Pregnant women may have long suspected it, but a new Australian study has confirmed that carrying a baby can make mothers-to-be more forgetful.

Research by Australian scientists has found that a woman's memory can be impaired for at least a year after giving birth, although the effects are minor and mainly concern unfamiliar or demanding tasks.

"The memory deficits many women experience during and after pregnancy are pretty much like the modest deficits you'd find when comparing healthy 20-year-olds with healthy 60-year-olds," researcher Julie Henry said.

The Australian study analysed the results of 14 different studies from around the world which tested the memory performances of more than 1,000 pregnant women, mothers and non-pregnant women.

It found that pregnant women performed significantly worse on some, but not all aspects of the test.

The hardest tests for the pregnant women were those which involved new or difficult tasks.

"Regular, well-practised memory tasks -- such as remembering phone numbers of friends and family members -- are unlikely to be affected," said the Australian Catholic University's Associate Professor Peter Rendell, who conducted the study with Henry.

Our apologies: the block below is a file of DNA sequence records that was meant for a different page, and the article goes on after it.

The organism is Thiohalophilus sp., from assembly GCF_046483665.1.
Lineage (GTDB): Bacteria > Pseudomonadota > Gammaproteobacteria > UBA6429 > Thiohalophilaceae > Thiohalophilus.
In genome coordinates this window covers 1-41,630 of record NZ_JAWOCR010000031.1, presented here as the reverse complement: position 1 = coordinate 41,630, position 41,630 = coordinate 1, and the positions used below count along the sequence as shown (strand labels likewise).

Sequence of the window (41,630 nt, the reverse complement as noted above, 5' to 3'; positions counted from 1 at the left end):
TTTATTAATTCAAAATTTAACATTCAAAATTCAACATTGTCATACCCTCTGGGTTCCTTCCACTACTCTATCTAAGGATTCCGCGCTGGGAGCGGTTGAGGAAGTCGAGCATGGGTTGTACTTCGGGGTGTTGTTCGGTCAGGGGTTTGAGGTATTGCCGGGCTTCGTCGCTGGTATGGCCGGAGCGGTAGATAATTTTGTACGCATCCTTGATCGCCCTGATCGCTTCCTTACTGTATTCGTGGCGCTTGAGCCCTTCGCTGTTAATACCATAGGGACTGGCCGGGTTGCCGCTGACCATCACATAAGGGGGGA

"It's a different story, though, when you have to remember new phone numbers, people's names or hold in mind several different pieces of information, such as when multi-tasking."

The study, published in the Journal of Clinical and Experimental Neuropsychology, also suggests that so-called "baby brain" is still in evidence a year after childbirth.

But because none of the studies has gone beyond that time, it could not determine whether the problem is permanent.

Scientists are also baffled as to why a woman's memory would suffer at such an important time.

"Although we have no experimental evidence for it, our suspicion is that lifestyle factors are relevant," said Henry, a psychology researcher at the University of New South Wales.

"In pregnancy your normal routines are disrupted and you can suffer sleep deprivation after the birth -- we know from other research that either of those things can affect cognitive performance."

SYDNEY, Feb 5, 2008 (AFP)


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